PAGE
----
# Can you help with a powerful Sage code to solve the system in N-R method or other numerical methods ?

I want to approximate the zeros of the following nonlinear system using Newton-Raphson process/ any other method. $$F(x,y)=x+\frac{y^{3^2}}{3}+\frac{x^{3^5}}{3^2}+\frac{y^{3^7}}{3^3}+\frac{x^{3^{10}}}{3^4}=0,$$ $$G(x,y)=y+\frac{x^{3^3}}{3}+\frac{y^{3^5}}{3^2}+\frac{x^{3^{8}}}{3^3}+\frac{y^{3^{10}}}{3^4}=0.$$

For the following easier system $$f(x,y)=x+\frac{y^{2^2}}{2}+\frac{x^{2^5}}{2^2}+\frac{y^{2^7}}{2^3}=0 , $$ $$g(x,y)=y+\frac{x^{2^3}}{2}+\frac{y^{2^5}}{2^2}+\frac{x^{2^8}}{2^3}=0,$$ we can use the initial guess $(-1,-1)$, and checked that the N-R process converges at $8$th iteration.

```
IR = RealField(150)
var('x,y');
f = x + y^4/2 + x^32/4 + y^128/8
g = y + x^4/2 + y^32/4 + x^256/8
a, b = IR(-1), IR(-1)
J = matrix(2, 2, [diff(f, x), diff(f, y), diff(g, x), diff(g, y)])
v = vector(IR, 2, [IR(a), IR(b)])
for k in range(9):
a, b = v[0], v[1]
fv, gv = f.subs({x : a, y : b}), g.subs({x : a, y : b})
print(f'x{k} = {a}\ny{k} = {b}')
print(f'f(x{k}, y{k}) = {fv}\ng(x{k}, y{k}) = {gv}\n')
v = v - J.subs({x : a, y : b}).inverse() * vector(IR, 2, [fv, gv])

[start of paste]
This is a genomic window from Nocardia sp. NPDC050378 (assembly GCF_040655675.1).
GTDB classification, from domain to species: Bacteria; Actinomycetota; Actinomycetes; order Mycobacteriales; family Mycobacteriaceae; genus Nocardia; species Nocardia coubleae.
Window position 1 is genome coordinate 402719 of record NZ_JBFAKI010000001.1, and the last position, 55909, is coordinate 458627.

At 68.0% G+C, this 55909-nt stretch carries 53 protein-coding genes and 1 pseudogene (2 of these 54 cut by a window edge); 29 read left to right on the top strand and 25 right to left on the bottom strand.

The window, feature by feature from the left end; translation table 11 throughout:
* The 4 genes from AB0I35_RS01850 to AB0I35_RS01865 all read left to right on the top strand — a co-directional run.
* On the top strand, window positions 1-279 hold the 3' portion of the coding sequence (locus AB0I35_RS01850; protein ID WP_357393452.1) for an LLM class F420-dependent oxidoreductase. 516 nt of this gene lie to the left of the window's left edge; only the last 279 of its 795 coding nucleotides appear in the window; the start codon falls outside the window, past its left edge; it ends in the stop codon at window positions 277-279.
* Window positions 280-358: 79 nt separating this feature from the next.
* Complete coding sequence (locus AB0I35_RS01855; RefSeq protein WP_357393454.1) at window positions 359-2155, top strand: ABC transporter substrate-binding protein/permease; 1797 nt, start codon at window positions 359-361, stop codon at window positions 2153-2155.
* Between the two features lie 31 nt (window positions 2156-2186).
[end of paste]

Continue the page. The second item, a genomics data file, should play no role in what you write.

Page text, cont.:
```

That is all about the code.

Unfortunately the same code seems to be inefficient to solve the above system

$$F(x,y)=0,$$ $$G(x,y)=0.$$

It seems this system is associated with higher degrees.

I think this code needs to be modified.

Can you help with a powerful Sage code to solve the system in N-R method or other numerical methods ?

One can use Sage's infrastructure to Singular :

but, if this allows to show that these systems have both at most a finite number of roots :

even

`Sys2`

seems too hard to compute tjhem :`%time Sol2 = J2.variety(ring=RR)`

ran for more than 6 hours without result and used more than 13 GB of RAM and a ...(more)Please always mention the source, if any, and the reason for the post. In this case, the posted question is some amalgamated result of: stackexchange question 4438130 and some other post on stackexchange that i lost. Your problem is not the code, but the mathematical part, the point to get started from. As in the case of 4428139, your point to start the iteration was leading to an explosion of the iterates, taking $(-1,-1)$ as starting point the Newton iterations converge. Now you have a solution, that was not so easily obtained. Immediately we have one more question. Please tell us why do you need to solve the above, if the motivation is there, i will try...